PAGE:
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More than a year ago, the leaders of scores of up-and-coming cities across America’s Heartland entered Amazon’s HQ2 competition, espousing the idea that the e-commerce giant might select a mid-size city or metropolis in the Rust Belt, like Detroit or Columbus, for its second headquarters location.

Alas, we all should have known better. On Tuesday, Amazon officially announced its decision to split its awarding of 50, 000 headquarters tasks — not to one up-and-coming city in the Midwest — but between Long Island City in Queens, New York and Crystal City, Virginia, just outside Washington, D.C.( The company also plans to create around 5,000 jobs in Nashville .)

So much for the Rust Belt uplift story, one that might help knit a divided country together through mid-market, Midwestern economic development.

Which creates the real story here: Amazon’s decision to invest heavily in two preexisting “superstar” cities perfectly represents one of the most troubling aspects of digital economies: their strong tendency to concentrate people and investment in a very few well-educated, tech-rich hubs that have, in recent decades, continued to pull away from the rest of the country on basic measures of prosperity.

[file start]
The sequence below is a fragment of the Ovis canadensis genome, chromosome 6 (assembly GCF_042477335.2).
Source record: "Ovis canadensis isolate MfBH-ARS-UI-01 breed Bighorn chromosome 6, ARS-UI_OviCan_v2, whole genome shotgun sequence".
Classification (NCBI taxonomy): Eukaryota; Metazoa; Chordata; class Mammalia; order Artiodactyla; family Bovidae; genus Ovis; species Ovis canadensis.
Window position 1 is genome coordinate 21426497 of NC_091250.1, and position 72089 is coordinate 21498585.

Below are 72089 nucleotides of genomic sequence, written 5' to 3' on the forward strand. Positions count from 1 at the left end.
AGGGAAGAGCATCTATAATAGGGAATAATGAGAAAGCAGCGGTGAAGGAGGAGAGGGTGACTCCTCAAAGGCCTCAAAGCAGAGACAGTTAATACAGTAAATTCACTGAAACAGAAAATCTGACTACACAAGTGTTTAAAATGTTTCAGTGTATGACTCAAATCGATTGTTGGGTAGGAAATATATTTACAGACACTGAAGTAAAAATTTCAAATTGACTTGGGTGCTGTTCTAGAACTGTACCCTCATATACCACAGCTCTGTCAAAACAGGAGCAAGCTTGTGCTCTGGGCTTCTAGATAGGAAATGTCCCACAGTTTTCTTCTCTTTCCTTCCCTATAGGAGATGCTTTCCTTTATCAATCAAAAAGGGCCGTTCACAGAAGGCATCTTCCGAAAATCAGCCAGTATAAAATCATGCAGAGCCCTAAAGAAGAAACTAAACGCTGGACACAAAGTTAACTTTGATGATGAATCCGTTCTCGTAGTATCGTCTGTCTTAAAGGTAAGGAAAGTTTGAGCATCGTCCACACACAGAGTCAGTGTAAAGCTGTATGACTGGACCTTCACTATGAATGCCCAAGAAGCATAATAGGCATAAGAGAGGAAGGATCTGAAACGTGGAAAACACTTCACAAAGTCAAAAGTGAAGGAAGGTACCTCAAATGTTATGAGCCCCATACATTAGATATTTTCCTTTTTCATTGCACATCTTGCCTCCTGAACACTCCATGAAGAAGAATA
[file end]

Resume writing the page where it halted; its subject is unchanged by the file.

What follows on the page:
Scholars for years have suspected that tech might alter the hierarchy of cities. Economist Elisa Giannone recently found that beginning in the 1980 s the wages of cities — after converge for generations — had begun to diverge as tech began to inordinately reward dense clusters of highly skilled workers and firms. Likewise, research at Brookings has shown that a short list of highly digital, often coastal, tech hubs are pulling farther away from the pack on measures of growth and income, concentrating more of the nation’s tech activity and talent.

In short, the “digitalization of everything” is exacerbating the unevenness of America’s economic landscape and attaining it increasingly likely that new tech headquarters run not to new places, but to the same places. What just happened demonstrates the point.

This matters because the widening gap between “superstar” cities and the places left behind by economic transformation is creating a troubling panorama of untapped potential and frustration. On the one hand, the drift of scores of promising cities filled with talented people, outstanding institutions and underutilized infrastructure mean that America is not fully delivering on its promise for economic fulfillment. On the other hand, whole swaths of the country that have fallen behind in a changing economy are marked by political discontent that has contributed to the nation’s populist backlash and widening social divides.